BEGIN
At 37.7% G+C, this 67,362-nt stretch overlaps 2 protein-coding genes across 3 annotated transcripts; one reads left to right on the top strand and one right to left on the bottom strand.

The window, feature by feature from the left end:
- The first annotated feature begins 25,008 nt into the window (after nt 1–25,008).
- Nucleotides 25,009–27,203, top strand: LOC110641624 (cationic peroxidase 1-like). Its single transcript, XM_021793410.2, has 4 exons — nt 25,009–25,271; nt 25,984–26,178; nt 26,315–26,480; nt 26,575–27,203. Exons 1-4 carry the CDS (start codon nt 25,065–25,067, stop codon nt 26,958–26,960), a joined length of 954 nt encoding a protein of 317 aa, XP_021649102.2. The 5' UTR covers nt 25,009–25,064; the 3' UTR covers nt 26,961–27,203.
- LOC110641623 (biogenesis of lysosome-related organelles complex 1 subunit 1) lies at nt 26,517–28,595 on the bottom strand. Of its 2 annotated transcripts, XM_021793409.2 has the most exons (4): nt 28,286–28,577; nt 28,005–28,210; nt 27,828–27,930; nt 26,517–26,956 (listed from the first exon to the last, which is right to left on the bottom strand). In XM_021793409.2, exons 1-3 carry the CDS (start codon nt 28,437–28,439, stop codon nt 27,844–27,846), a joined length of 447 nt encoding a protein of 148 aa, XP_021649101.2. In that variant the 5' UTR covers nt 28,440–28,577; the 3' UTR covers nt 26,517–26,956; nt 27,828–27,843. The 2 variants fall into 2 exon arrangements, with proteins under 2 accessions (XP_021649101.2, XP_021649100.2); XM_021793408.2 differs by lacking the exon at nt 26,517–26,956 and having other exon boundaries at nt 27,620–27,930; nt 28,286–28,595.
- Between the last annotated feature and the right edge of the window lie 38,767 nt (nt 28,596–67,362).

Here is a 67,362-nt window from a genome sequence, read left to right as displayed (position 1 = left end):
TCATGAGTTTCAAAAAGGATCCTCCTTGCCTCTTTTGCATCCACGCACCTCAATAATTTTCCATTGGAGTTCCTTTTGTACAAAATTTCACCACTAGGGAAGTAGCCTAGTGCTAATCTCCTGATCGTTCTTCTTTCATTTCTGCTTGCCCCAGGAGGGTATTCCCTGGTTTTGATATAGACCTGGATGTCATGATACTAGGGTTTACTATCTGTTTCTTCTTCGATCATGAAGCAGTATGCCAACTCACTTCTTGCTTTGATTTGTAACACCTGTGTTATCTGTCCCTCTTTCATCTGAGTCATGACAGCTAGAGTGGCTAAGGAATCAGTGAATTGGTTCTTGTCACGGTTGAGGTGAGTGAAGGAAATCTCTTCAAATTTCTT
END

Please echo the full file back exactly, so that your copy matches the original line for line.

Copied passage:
At 37.7% G+C, this 67,362-nt stretch overlaps 2 protein-coding genes across 3 annotated transcripts; one reads left to right on the top strand and one right to left on the bottom strand.

The window, feature by feature from the left end:
- The first annotated feature begins 25,008 nt into the window (after nt 1–25,008).
- Nucleotides 25,009–27,203, top strand: LOC110641624 (cationic peroxidase 1-like). Its single transcript, XM_021793410.2, has 4 exons — nt 25,009–25,271; nt 25,984–26,178; nt 26,315–26,480; nt 26,575–27,203. Exons 1-4 carry the CDS (start codon nt 25,065–25,067, stop codon nt 26,958–26,960), a joined length of 954 nt encoding a protein of 317 aa, XP_021649102.2. The 5' UTR covers nt 25,009–25,064; the 3' UTR covers nt 26,961–27,203.
- LOC110641623 (biogenesis of lysosome-related organelles complex 1 subunit 1) lies at nt 26,517–28,595 on the bottom strand. Of its 2 annotated transcripts, XM_021793409.2 has the most exons (4): nt 28,286–28,577; nt 28,005–28,210; nt 27,828–27,930; nt 26,517–26,956 (listed from the first exon to the last, which is right to left on the bottom strand). In XM_021793409.2, exons 1-3 carry the CDS (start codon nt 28,437–28,439, stop codon nt 27,844–27,846), a joined length of 447 nt encoding a protein of 148 aa, XP_021649101.2. In that variant the 5' UTR covers nt 28,440–28,577; the 3' UTR covers nt 26,517–26,956; nt 27,828–27,843. The 2 variants fall into 2 exon arrangements, with proteins under 2 accessions (XP_021649101.2, XP_021649100.2); XM_021793408.2 differs by lacking the exon at nt 26,517–26,956 and having other exon boundaries at nt 27,620–27,930; nt 28,286–28,595.
- Between the last annotated feature and the right edge of the window lie 38,767 nt (nt 28,596–67,362).

Here is a 67,362-nt window from a genome sequence, read left to right as displayed (position 1 = left end):
TCATGAGTTTCAAAAAGGATCCTCCTTGCCTCTTTTGCATCCACGCACCTCAATAATTTTCCATTGGAGTTCCTTTTGTACAAAATTTCACCACTAGGGAAGTAGCCTAGTGCTAATCTCCTGATCGTTCTTCTTTCATTTCTGCTTGCCCCAGGAGGGTATTCCCTGGTTTTGATATAGACCTGGATGTCATGATACTAGGGTTTACTATCTGTTTCTTCTTCGATCATGAAGCAGTATGCCAACTCACTTCTTGCTTTGATTTGTAACACCTGTGTTATCTGTCCCTCTTTCATCTGAGTCATGACAGCTAGAGTGGCTAAGGAATCAGTGAATTGGTTCTTGTCACGGTTGAGGTGAGTGAAGGAAATCTCTTCAAATTTCTT